Wladimir Klitschko vs. Alexander Povetkin is a perfectly legitimate heavyweight title fight. In bygone eras, a fight between the champ and his undefeated challenger, both Olympic gold medalists, would sell out the Polo Grounds or garner a million pay-per-view buys. But in this particular case, it’s huge in Germany, Russia and the Ukraine, and elsewhere it will get all the hype of a late-season baseball game between the Pirates and Diamondbacks.

American fight fans will probably get to see it – Showtime is reportedly interested in stepping in – but that doesn’t change the fact that Klitschko-Povetkin matters to the American public about 1/100th as much as Foreman-Frazier did.

For Atlas and Povetkin, however, it doesn’t matter how many eyeballs are watching. What matters is whether Povetkin is adequately prepared to win when he enters the ring with Klitschko.

And if Atlas is right that the mental element is the most important aspect of having a chance against Klitschko, then just by accepting the fight, Povetkin has already proven himself more of a live underdog than Haye would have been.

RASKIN’S RANTS

ÔÇó The outspoken Atlas had some pointed comments for the executives at HBO Sports, who passed on Klitschko-Povetkin just like they passed on the vacant RING title fight in June ’09 between Wladimir and Ruslan Chagaev. “Their behavior, with the fights that they choose and the pattern that they use to choose them, has been consistently confusing to me,” Atlas said. “Some of the fights they choose at heavyweight, or in any division, sometimes I wonder what the real reasons for choosing them were. I wonder if it’s coming from reasons other than just what we get in the ring. Look, I’ll be the first to say that the Klitschkos don’t make the prettiest fights to watch sometimes. I understand that. But I haven’t seen that stop HBO from buying other fights that weren’t exactly Ginger Rogers and Fred Astaire. You have to look at who’s making those decisions and why they make them.”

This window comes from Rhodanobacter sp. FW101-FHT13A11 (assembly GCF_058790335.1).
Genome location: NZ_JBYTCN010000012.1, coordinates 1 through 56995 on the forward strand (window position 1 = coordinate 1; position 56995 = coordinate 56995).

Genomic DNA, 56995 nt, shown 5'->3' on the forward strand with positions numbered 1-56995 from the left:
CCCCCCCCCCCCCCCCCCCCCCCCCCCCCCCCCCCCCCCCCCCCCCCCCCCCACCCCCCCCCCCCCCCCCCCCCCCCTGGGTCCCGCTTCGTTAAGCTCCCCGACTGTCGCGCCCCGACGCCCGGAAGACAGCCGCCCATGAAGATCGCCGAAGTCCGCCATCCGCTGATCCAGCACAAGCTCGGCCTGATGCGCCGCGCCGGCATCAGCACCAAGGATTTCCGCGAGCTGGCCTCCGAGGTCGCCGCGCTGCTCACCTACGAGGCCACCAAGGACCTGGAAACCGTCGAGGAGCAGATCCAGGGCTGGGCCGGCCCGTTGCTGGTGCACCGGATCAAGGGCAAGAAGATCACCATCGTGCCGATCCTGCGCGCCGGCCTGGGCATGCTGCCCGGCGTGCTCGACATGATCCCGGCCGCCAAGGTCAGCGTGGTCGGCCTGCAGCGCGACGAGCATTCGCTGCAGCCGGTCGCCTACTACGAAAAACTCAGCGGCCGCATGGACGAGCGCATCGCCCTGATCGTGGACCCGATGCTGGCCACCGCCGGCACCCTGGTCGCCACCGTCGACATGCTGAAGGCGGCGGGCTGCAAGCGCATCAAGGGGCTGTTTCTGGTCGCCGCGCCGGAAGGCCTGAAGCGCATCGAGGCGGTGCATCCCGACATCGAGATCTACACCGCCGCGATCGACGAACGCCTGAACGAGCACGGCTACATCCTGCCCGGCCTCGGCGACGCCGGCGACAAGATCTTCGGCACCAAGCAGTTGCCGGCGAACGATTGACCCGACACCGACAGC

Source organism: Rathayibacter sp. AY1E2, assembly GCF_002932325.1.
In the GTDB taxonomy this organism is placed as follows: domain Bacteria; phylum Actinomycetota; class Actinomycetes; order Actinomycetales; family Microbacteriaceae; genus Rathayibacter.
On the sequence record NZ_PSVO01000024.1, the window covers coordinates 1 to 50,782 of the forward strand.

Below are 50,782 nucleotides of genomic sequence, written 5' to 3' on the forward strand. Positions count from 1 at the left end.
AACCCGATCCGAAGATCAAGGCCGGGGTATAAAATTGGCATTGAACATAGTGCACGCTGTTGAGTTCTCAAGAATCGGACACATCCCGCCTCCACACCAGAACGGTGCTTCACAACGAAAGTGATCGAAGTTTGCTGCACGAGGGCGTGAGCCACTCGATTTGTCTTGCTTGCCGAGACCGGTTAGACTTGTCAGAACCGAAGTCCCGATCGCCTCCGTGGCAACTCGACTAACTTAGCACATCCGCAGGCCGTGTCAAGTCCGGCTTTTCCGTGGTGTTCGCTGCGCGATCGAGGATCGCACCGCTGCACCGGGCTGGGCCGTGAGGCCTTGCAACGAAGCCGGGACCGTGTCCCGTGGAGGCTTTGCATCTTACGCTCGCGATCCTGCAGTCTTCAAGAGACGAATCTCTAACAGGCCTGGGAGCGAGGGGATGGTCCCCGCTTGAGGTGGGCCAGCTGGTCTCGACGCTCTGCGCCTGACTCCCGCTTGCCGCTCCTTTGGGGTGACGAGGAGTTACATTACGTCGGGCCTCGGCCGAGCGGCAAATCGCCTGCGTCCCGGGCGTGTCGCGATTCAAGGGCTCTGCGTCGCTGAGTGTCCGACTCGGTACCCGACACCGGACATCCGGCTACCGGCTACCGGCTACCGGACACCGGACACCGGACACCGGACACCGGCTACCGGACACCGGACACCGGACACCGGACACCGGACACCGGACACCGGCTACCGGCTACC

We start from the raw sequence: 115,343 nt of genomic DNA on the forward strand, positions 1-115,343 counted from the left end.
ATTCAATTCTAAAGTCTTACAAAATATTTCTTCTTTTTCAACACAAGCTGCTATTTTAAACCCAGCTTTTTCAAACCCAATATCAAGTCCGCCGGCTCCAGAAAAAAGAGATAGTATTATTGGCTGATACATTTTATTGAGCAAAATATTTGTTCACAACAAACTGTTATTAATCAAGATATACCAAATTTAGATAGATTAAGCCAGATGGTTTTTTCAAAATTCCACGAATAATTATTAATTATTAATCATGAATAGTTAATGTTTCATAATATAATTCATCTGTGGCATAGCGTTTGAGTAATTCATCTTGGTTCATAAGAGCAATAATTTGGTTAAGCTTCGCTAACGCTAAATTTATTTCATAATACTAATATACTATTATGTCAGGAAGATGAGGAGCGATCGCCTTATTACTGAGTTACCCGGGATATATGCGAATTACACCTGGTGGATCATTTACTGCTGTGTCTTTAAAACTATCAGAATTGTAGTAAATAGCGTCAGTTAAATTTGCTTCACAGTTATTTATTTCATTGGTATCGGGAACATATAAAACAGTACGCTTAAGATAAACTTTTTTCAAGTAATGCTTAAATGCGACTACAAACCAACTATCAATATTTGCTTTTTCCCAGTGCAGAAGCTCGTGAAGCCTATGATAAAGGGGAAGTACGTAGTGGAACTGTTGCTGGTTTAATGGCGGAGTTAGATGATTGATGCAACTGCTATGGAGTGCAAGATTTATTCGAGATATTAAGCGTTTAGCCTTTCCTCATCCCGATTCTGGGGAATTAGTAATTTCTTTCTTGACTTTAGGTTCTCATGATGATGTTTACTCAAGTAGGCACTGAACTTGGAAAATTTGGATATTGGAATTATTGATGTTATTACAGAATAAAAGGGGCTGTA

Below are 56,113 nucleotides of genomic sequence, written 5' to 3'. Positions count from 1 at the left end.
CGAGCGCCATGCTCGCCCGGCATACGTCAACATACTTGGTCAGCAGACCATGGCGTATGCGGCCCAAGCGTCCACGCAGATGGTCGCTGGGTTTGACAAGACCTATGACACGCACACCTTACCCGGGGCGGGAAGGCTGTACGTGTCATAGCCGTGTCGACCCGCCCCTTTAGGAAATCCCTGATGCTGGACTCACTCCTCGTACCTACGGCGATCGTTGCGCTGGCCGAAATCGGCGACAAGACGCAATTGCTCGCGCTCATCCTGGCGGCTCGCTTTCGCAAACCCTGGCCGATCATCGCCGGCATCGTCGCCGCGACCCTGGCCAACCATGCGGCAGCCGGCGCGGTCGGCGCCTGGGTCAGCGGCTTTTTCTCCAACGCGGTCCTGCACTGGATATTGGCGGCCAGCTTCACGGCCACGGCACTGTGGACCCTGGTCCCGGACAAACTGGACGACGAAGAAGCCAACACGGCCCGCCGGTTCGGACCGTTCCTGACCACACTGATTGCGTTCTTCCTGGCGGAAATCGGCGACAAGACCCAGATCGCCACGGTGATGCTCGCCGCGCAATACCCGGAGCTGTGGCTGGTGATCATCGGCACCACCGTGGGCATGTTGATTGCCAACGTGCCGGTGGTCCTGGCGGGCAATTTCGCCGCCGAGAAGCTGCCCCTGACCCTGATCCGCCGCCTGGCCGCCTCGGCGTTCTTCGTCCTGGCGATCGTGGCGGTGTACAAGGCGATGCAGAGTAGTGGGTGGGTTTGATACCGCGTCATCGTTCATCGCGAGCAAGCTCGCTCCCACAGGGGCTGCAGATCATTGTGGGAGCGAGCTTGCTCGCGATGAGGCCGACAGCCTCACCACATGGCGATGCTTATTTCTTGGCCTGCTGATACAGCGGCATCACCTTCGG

ÔÇó Maybe this isn’t a great era for heavyweights. But with the rise of Joseph Elegele, it may develop into a great era for fighters with palindrome surnames. Too bad we can’t time travel and make possible an all-palindrome showdown between Elegele and Willie Pep.

ÔÇó It’s been a really slow week in boxing. Read the above paragraph again if you don’t believe me.

ÔÇó Check back on Wednesday night/Thursday morning for a new episode of Ring Theory. Want to know whether Pacquiao vs. Mayweather is going to happen? You’ll have to listen to Ring Theory! (For the record, I can’t promise that those two sentences are in any way related.)

Eric Raskin can be reached at [email protected] You can read his articles each month in THE RING magazine and follow him on Twitter @EricRaskin.